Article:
The A380 lifts efficiency due to fewer operational costs (Hamilton, 2014). Meanwhile, it is friendly to the environment in that its engine type allows the plane to achieve 20% less fuel consumption per person (Lalor, 2008). The environment of the aircraft is built around a unique aspect: The zero-noise experience (A380 noise reduction award). In fact, the silent secret of Airbus A380 is attributed to its patented composite inlet installed inside the engine nacelle to optimize the airflow control and to minimize engine noise. The single piece inlet is specially designed to absorb sounds owing to its homogenous surface (only 38 millimetres thick) (Marks, 2005). Its acoustic panel absorbs a significant amount of the total noise of the aircraft (NetComposites, 2005).

To monitor the product and design two KPIs are selected. Firstly, fuel efficiency is critical and should be measured as a ratio for all phases of a flight. Secondly, passenger experience index should be chosen because the overall experience of the end-users is important to the success of the product.

2.3. Inventory

The Airbus Managed Inventory or AMI is a system developed by Airbus that enables automatic replenishment of low-value inventory and non-repairable parts. The inventory is managed in an optimized way as it is based on historical consumption data and agreed inventory levels. This system allows Airbus to reduce costs related to replenishment while avoiding excessive inventory or obsolete items’ storage. (Satair, 2017) When it comes to the link between Airbus and its suppliers, the company highly values the VMI, or Vendor managed inventory, as a way to integrate suppliers to its network. A case in point would be the 600 suppliers integrated via the Air Supply solution. Not only does it allow for a more efficient handling of resources, but it also strengthens the link between customers and suppliers. In a sense, this Air Supply solution inherently transforms the supply chain by enhancing the ability to foresee and optimize the capacity planning, the delivery and supply orders as well as the consumption metrics. (SupplyOn, 2011). The supply chain of necessity has taken over the anticipation oriented supply chain. In fact, the market, by pressuring the suppliers, drives the production and it is no longer the other way around. In the airplane industry, the push orientation is outdated and the market is driven by customers’ order that pull the product through the whole supply chain. (Hines, 2014).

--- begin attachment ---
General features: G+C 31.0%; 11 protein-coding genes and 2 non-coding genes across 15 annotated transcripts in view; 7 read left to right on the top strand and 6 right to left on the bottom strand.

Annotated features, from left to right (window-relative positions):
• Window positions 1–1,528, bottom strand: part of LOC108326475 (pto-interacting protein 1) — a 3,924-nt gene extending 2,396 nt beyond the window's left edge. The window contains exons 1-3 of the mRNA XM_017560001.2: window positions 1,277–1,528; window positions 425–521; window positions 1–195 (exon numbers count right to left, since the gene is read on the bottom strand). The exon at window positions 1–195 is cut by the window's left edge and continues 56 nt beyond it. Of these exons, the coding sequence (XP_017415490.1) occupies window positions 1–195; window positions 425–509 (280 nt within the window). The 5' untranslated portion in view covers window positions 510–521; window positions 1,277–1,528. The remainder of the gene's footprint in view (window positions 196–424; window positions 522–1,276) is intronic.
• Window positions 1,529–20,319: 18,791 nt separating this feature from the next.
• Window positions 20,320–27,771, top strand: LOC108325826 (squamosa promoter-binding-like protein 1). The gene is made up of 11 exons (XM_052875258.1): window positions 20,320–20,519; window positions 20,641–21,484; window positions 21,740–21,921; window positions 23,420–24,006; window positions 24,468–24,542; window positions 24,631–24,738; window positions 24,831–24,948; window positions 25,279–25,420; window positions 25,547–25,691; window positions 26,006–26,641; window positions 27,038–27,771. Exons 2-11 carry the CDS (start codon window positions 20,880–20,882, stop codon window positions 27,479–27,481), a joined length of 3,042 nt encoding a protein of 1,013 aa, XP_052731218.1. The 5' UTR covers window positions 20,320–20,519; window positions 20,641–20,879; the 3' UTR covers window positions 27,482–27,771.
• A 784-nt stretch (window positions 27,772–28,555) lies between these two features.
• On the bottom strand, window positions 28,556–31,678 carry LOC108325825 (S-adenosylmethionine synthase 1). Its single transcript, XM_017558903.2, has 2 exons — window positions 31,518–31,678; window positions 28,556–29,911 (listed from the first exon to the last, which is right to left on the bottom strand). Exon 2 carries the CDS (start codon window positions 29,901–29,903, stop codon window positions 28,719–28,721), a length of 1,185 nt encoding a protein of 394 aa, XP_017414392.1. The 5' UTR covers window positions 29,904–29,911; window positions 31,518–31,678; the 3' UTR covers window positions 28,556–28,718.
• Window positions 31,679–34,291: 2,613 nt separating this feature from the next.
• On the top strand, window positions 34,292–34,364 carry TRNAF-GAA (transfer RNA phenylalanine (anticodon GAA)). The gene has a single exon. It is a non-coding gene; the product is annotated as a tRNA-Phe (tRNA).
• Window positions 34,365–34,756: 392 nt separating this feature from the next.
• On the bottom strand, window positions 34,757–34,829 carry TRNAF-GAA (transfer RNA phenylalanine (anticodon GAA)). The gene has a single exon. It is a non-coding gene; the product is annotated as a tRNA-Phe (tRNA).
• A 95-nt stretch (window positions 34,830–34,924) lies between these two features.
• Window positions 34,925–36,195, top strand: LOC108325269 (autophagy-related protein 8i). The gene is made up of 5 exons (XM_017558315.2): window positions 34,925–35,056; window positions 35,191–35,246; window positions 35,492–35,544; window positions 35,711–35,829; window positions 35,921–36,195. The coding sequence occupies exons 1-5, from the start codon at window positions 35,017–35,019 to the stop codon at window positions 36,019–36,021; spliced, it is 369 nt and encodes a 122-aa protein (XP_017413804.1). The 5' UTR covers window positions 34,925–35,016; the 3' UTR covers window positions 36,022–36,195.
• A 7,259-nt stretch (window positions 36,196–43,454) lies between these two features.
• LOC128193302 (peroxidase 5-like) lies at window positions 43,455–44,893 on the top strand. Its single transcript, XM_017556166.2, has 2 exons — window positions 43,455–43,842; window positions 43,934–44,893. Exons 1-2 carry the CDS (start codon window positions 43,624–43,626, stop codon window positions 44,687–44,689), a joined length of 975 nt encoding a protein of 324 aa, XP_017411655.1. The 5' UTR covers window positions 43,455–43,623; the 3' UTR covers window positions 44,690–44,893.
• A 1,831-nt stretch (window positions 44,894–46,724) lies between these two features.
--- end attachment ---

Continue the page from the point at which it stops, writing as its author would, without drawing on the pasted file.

As of KPI’s related to the inventory management or Airbus, it is important to consider both the ability to accurately estimate the inventory and the inventory turnover. Firstly, inventory accuracy allows comparing the recorded inventory with the actual stock in the warehouses. Secondly, inventory turnover enables measuring the ability of Airbus to sell its inventory in a one-year period.

2.4. Information System

Airbus, among many in the aerospace industry, has chosen SupplyON as the provider of its supply chain’s information system. The objective is to optimize the logistic processes through a practical platform that is developed by SupplyON (SupplyOn, 2010). The platform is the standard for all the companies that operate in the aerospace industry while backing up the cooperation with suppliers and ensuring transparency. Through a cooperation between three of the biggest corporations: Dassault Aviation, Safran and Thales, the fledgling project that goes under BoostAerospace started taking roots in mid-2010 (SupplyOn, 2010). Collaboration among industry leaders has become a necessity to keep up with the soaring competition (Krause, 2007). The collaboration is embodied through systems called Global Manufacturing Virtual Networks. (Rodríguez and Vilana-Arto, 2010) These systems are enabling horizontal collaboration between actors that operate in the same industry. The platform enhances Airbus’s competitiveness while cutting costs. As many scenarios, can occur in an industry where an aircraft is made of 4 million individual parts, reaching an optimum level in the processing of information and the reactivity is of paramount importance.

[...]

Excerpt out of 14 pages

Details

Title
Supply Chain Analysis of the Airbus A 380
College
Grenoble Ecole de Management
Grade
18 (90%)
Author
Year
2017
Pages
14
Catalog Number
V369749
ISBN (eBook)
9783668484061
ISBN (Book)
9783668484078
File size
670 KB
Language
English
Tags
Supply Chain, Airbus, A380, Aerospace
Quote paper
Jan Kachelmaier (Author), 2017, Supply Chain Analysis of the Airbus A 380, Munich, GRIN Verlag, https://www.grin.com/document/369749